Watch Our Webinar on How AI is Changing Patient Identification in Clinical Trials

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The processes for clinical trial feasibility and recruitment are manual, time-consuming, and error-prone. Billions of dollars and months of time are lost each year as sponsors and sites try to determine which sites have the right patient populations to be successful with each trial.

 

We recently teamed up with Bio-optronics for a webinar on how artificial intelligence (AI) is changing how both sites and sponsors are conducting clinical trial feasibility and recruitment. Deep 6 AI’s Vice President of Marketing, Emily Hossellman, walked through the challenges of patient identification and where AI is able to make a difference.

 

Here are a few key takeaways from her presentation:

 

AI changes the game for sites and sponsors

 

Sites have never had a reliable way to conduct feasibility assessments for clinical trials. Most of the relevant data to determine patient eligibility is in unstructured data within the medical record (doctor’s notes, pathology reports, etc.) which needs to be reviewed manually. Even if the team has the time to do a manual review, it will be months before the trial is up and running and the eligible patient pool could be completely different, requiring all the work to be conducted again.

 

 

AI and natural language processing (NLP) provide an opportunity to cut down on all that time-consuming manual review and find eligible patients in real time. Site staff still review the records, but the AI is able to create a targeted pool of patients to review and take researchers directly to the relevant data in the records, saving hundreds of hours for the team and giving sponsors confidence that sites have the right patient population.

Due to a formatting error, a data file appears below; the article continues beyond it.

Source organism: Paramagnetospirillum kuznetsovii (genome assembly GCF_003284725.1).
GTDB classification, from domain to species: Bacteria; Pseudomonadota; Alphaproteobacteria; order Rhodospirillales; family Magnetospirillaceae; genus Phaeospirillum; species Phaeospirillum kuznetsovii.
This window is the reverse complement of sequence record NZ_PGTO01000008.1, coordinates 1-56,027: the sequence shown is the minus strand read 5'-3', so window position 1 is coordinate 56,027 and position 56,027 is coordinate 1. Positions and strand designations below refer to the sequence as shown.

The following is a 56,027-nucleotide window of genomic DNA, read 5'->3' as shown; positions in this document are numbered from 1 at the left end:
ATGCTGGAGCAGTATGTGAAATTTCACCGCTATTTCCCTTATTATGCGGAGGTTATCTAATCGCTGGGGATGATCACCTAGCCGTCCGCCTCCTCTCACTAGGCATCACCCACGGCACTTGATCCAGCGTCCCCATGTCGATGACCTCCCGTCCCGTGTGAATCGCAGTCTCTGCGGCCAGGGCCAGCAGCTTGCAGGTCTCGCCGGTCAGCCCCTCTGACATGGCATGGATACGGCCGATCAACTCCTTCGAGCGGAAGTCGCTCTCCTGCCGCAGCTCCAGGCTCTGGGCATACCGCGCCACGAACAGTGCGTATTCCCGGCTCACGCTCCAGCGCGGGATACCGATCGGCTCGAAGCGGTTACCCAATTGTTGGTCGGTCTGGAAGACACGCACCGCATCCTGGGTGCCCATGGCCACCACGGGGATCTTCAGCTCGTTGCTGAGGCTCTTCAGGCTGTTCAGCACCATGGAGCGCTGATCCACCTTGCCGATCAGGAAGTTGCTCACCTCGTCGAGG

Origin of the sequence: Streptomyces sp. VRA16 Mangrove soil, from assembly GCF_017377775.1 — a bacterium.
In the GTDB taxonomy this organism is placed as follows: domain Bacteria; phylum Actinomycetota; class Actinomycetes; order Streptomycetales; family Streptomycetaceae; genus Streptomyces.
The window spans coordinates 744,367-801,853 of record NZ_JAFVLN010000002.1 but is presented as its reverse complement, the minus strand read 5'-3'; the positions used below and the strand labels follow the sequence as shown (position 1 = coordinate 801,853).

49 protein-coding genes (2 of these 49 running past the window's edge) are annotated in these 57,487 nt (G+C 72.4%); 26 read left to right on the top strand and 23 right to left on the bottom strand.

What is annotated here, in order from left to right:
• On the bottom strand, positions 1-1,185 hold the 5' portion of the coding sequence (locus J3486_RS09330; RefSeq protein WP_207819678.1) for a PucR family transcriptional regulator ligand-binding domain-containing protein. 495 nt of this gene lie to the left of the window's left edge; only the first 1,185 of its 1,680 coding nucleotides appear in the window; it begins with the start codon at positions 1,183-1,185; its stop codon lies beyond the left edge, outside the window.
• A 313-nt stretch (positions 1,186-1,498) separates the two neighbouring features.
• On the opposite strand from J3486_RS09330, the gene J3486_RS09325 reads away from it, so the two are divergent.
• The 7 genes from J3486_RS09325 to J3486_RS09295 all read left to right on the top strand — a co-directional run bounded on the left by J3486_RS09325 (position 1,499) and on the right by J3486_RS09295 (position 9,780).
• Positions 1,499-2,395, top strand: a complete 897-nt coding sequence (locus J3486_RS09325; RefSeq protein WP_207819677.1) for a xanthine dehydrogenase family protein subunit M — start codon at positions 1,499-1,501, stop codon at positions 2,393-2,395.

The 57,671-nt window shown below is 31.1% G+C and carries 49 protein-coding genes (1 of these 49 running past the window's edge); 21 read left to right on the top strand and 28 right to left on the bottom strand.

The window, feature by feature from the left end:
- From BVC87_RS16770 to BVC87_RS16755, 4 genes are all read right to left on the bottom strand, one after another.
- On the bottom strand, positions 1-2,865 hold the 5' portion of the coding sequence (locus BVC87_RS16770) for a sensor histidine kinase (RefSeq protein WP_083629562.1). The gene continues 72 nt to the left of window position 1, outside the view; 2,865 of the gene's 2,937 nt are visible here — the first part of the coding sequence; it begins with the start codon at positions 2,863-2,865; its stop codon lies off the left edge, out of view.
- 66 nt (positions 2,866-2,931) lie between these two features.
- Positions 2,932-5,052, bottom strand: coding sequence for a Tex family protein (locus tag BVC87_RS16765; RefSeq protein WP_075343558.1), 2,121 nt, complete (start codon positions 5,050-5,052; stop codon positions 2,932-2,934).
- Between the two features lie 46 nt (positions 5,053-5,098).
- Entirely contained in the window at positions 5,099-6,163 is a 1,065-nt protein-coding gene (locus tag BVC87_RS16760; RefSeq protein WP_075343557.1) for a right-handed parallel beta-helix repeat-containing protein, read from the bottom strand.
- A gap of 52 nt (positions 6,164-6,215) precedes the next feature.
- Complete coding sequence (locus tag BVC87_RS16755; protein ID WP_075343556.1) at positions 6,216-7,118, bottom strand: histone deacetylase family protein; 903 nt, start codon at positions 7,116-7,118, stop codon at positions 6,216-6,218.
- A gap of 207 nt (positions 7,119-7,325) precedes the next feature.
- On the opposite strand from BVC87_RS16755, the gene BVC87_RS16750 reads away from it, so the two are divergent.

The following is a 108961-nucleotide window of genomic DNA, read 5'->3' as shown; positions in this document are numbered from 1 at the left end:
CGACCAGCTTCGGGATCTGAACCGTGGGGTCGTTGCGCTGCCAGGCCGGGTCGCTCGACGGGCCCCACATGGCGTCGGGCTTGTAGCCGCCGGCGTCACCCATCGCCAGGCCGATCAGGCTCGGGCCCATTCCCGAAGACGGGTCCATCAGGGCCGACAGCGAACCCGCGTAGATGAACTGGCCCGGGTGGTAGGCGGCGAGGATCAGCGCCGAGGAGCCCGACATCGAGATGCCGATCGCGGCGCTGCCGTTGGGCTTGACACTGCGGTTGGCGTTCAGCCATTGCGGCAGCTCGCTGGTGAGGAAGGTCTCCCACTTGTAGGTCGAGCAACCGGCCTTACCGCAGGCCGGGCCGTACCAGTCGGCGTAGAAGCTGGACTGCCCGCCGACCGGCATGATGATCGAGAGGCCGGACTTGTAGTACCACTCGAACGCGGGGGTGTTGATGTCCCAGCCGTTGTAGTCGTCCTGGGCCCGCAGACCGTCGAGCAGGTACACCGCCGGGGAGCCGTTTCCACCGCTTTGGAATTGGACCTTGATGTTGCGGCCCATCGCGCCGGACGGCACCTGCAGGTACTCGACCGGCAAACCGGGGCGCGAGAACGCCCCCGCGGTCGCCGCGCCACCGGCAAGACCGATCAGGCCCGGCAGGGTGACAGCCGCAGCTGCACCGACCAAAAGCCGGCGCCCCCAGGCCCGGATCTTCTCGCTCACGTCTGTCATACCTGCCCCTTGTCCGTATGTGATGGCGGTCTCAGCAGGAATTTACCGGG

But it isn’t perfect

 

Artificial intelligence is still in its infancy, so there is a lot of room for improvement. This is particularly true because of how challenging medical records data is to work with. Natural language processing (NLP) derives meaning from unstructured text, but medical records are particularly unstructured. They lack punctuation and sentence structure, and are rife with shorthand, acronyms, and typos. In addition, AI can struggle with boilerplate language on medical forms or information that’s copied and pasted from previous records. (We go into examples of this in much more depth in the webinar.)

 

That’s why in its current state, AI is primarily a tool that makes site staff faster and more effective, rather than a replacement for them. AI can identify a pool of potential patients for consideration, but site staff still needs to review the patients and make the appropriate call about their care.

 

Sites and sponsors that invest in technology will get ahead

 

During the webinar we walked through the impact AI can have on the ability of site staff to recruit patients more quickly and at a much larger scale than they could using their previous methods. The data show that teams that invest in this kind of technology can find and recruit more patients, more quickly – allowing them to run more effective, more profitable clinical trials for the site. It’s a win for sponsors, sites, and most of all, patients.

 

 

Additional considerations in a COVID-19 world

 

While only discussed briefly during the webinar, it’s hard to think about clinical trials operations today without considering what COVID-19 is and will do to affect clinical trials. One of the biggest factors here is that COVID-19 is pausing new recruitment or delaying the start of some clinical trials, with no clear idea of when (or even if) those trials will ramp back up again.

 

Many sites will be caught flat-footed when the time comes to restart their trials. Which trials should you restart? Which of my patients are still eligible (if any)? These are the types of scenarios where the real-time nature of AI can make a huge difference. The day research teams are ready to begin resuming recruitment for their trials, they can conduct a real-time assessment of their eligible patient population to determine which trials they can successfully resume and prioritize their efforts.

 

This is a topic we’ll be discussing in much more depth in the coming months, so be sure to subscribe to our newsletter to stay up to date. And if you’d like to listen to the full recording of the webinar, you can do so here.

 

Watch the recorded webinar!

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